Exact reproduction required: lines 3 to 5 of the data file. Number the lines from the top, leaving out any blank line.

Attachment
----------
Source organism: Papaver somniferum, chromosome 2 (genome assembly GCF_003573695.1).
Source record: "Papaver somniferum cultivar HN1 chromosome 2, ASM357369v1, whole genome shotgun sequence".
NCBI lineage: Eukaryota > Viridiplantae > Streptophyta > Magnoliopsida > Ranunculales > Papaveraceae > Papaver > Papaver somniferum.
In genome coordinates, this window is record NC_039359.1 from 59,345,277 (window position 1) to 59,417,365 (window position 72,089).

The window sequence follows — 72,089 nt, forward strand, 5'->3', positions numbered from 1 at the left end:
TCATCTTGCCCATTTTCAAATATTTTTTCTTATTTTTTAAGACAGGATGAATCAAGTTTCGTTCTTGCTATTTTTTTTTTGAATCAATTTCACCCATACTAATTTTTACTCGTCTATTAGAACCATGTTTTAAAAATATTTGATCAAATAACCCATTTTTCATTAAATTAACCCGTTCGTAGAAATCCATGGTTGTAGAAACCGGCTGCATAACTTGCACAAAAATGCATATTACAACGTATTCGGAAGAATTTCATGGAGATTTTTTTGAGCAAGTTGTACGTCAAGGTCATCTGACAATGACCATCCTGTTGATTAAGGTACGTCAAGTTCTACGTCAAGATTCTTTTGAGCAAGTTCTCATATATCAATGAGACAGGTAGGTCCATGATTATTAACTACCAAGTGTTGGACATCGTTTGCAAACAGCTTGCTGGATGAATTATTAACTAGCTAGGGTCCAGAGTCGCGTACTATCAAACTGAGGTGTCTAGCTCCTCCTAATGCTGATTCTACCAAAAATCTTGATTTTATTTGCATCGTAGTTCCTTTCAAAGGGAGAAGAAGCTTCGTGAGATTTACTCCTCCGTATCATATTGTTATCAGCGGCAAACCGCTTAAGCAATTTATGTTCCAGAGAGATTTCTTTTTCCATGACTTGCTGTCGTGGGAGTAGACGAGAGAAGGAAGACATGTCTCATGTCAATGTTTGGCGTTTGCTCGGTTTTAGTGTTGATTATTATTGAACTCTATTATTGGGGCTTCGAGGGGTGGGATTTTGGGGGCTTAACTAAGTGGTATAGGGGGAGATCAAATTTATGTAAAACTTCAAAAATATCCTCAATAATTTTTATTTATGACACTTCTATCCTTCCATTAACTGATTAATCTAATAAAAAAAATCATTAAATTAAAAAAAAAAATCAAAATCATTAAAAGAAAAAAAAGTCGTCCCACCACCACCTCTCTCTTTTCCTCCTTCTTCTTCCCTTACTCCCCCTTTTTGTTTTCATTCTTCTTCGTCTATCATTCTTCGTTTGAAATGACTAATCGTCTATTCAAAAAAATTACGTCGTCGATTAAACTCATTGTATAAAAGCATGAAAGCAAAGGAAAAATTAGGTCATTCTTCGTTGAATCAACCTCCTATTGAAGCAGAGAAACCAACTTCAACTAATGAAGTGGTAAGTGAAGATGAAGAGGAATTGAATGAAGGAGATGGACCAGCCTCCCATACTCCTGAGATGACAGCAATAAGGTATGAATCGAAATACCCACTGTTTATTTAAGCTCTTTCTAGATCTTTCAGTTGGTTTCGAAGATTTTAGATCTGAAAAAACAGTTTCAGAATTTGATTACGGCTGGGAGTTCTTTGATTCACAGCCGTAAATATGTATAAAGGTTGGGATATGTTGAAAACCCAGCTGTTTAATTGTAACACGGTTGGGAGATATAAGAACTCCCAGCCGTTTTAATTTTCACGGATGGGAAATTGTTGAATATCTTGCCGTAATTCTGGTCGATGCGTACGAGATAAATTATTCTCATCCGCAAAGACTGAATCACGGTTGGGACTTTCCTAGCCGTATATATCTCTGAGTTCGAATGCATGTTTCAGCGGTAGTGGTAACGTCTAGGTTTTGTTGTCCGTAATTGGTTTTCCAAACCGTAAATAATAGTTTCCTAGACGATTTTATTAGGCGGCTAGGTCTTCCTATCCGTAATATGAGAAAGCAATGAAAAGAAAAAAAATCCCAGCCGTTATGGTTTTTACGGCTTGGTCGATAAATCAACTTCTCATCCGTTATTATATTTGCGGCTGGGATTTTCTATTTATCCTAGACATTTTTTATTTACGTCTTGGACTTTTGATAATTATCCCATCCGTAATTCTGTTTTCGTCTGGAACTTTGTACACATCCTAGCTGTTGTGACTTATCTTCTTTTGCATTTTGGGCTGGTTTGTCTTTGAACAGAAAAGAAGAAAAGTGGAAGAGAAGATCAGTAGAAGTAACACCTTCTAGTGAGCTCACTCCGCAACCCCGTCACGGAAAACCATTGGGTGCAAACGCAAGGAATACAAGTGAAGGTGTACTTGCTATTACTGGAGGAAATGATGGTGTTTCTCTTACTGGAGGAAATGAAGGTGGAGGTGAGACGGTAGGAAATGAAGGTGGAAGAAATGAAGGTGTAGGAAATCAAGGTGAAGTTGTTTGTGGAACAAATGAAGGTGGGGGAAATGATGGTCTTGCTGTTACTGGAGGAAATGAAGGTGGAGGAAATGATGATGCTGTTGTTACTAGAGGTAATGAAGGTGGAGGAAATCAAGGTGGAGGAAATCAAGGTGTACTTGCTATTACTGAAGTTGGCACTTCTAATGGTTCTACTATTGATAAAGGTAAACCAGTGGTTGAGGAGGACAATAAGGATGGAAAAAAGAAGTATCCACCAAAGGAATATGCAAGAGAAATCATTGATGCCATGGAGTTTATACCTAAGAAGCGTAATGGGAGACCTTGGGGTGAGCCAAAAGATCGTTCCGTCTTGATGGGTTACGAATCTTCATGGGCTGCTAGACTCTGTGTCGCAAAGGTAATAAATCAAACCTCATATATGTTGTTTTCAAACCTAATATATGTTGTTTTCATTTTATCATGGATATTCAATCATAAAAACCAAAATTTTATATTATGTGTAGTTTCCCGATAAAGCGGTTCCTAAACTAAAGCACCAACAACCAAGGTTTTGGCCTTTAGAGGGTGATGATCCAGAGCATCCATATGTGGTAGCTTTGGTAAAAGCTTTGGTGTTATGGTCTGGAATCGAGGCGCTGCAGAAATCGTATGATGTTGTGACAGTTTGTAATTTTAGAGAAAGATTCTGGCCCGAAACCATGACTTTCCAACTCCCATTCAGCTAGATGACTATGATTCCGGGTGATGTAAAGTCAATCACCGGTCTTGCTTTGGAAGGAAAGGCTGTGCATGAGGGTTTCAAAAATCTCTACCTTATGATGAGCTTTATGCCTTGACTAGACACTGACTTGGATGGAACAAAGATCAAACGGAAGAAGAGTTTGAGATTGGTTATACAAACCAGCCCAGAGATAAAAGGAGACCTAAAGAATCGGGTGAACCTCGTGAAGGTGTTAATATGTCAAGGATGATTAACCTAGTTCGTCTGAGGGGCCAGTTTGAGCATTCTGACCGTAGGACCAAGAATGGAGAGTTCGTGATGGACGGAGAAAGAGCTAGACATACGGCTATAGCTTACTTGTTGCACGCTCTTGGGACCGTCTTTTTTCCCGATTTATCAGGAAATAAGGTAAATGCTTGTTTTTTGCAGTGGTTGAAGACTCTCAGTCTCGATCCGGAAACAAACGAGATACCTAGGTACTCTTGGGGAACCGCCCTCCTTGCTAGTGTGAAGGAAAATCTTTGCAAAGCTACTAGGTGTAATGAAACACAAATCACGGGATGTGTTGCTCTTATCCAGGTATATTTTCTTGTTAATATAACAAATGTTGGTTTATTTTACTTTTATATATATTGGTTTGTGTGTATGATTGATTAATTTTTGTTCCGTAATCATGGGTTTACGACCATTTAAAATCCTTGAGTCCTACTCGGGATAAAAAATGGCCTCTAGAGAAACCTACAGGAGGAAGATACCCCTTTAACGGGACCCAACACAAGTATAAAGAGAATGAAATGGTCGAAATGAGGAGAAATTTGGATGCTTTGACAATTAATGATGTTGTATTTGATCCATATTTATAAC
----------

NCBI lineage: Eukaryota > Viridiplantae > Streptophyta > Magnoliopsida > Ranunculales > Papaveraceae > Papaver > Papaver somniferum.
In genome coordinates, this window is record NC_039359.1 from 59,345,277 (window position 1) to 59,417,365 (window position 72,089).

The window sequence follows — 72,089 nt, forward strand, 5'->3', positions numbered from 1 at the left end: